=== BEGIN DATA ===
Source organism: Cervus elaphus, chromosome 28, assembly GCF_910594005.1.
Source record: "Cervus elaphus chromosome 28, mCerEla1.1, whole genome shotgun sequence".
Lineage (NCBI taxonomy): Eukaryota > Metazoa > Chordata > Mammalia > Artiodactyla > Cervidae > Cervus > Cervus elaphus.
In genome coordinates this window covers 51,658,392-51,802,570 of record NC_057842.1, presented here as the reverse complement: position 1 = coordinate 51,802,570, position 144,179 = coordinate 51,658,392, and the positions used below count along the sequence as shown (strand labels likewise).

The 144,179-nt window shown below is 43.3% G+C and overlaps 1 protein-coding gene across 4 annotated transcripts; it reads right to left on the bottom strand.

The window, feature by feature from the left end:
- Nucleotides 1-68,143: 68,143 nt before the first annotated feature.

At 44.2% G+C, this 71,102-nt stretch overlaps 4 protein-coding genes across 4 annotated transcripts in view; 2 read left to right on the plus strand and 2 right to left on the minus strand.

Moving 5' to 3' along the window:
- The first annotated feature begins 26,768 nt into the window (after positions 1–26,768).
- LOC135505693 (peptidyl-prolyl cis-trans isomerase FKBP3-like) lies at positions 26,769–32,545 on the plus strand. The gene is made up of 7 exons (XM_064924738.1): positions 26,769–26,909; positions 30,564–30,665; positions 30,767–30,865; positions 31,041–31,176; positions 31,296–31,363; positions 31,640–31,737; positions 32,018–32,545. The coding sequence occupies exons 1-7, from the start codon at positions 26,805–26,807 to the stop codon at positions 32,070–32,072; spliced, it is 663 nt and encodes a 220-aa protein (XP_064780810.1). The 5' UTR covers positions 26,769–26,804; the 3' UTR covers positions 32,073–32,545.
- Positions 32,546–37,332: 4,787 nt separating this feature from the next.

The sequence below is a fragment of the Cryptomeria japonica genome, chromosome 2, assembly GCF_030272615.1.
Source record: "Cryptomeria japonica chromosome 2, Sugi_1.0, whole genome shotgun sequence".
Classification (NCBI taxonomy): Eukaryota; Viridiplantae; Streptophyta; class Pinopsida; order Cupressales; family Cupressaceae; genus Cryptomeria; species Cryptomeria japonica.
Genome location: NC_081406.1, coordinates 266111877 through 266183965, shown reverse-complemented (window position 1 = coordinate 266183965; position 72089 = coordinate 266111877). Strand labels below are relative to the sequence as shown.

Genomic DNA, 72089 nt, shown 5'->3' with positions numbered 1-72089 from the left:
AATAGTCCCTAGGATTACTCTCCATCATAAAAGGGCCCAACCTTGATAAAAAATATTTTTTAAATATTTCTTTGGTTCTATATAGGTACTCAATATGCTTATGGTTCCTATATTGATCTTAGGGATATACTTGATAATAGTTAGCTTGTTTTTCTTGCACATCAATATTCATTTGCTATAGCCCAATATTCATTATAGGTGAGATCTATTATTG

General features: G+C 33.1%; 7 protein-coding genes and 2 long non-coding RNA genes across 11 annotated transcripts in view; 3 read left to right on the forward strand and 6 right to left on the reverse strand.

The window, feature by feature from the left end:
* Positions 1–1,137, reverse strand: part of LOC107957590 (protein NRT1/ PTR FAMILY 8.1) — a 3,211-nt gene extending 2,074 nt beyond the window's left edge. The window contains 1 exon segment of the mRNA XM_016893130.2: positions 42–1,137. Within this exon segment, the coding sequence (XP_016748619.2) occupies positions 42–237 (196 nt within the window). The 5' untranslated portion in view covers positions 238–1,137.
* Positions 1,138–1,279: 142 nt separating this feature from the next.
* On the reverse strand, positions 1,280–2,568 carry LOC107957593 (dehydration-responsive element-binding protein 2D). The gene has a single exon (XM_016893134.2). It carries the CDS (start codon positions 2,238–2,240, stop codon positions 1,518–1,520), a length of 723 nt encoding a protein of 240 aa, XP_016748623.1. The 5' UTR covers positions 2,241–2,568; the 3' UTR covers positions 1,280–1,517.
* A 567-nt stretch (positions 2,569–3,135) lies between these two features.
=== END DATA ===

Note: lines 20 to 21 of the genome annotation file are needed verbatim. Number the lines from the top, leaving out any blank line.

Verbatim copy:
The window, feature by feature from the left end:
* Positions 1–1,137, reverse strand: part of LOC107957590 (protein NRT1/ PTR FAMILY 8.1) — a 3,211-nt gene extending 2,074 nt beyond the window's left edge. The window contains 1 exon segment of the mRNA XM_016893130.2: positions 42–1,137. Within this exon segment, the coding sequence (XP_016748619.2) occupies positions 42–237 (196 nt within the window). The 5' untranslated portion in view covers positions 238–1,137.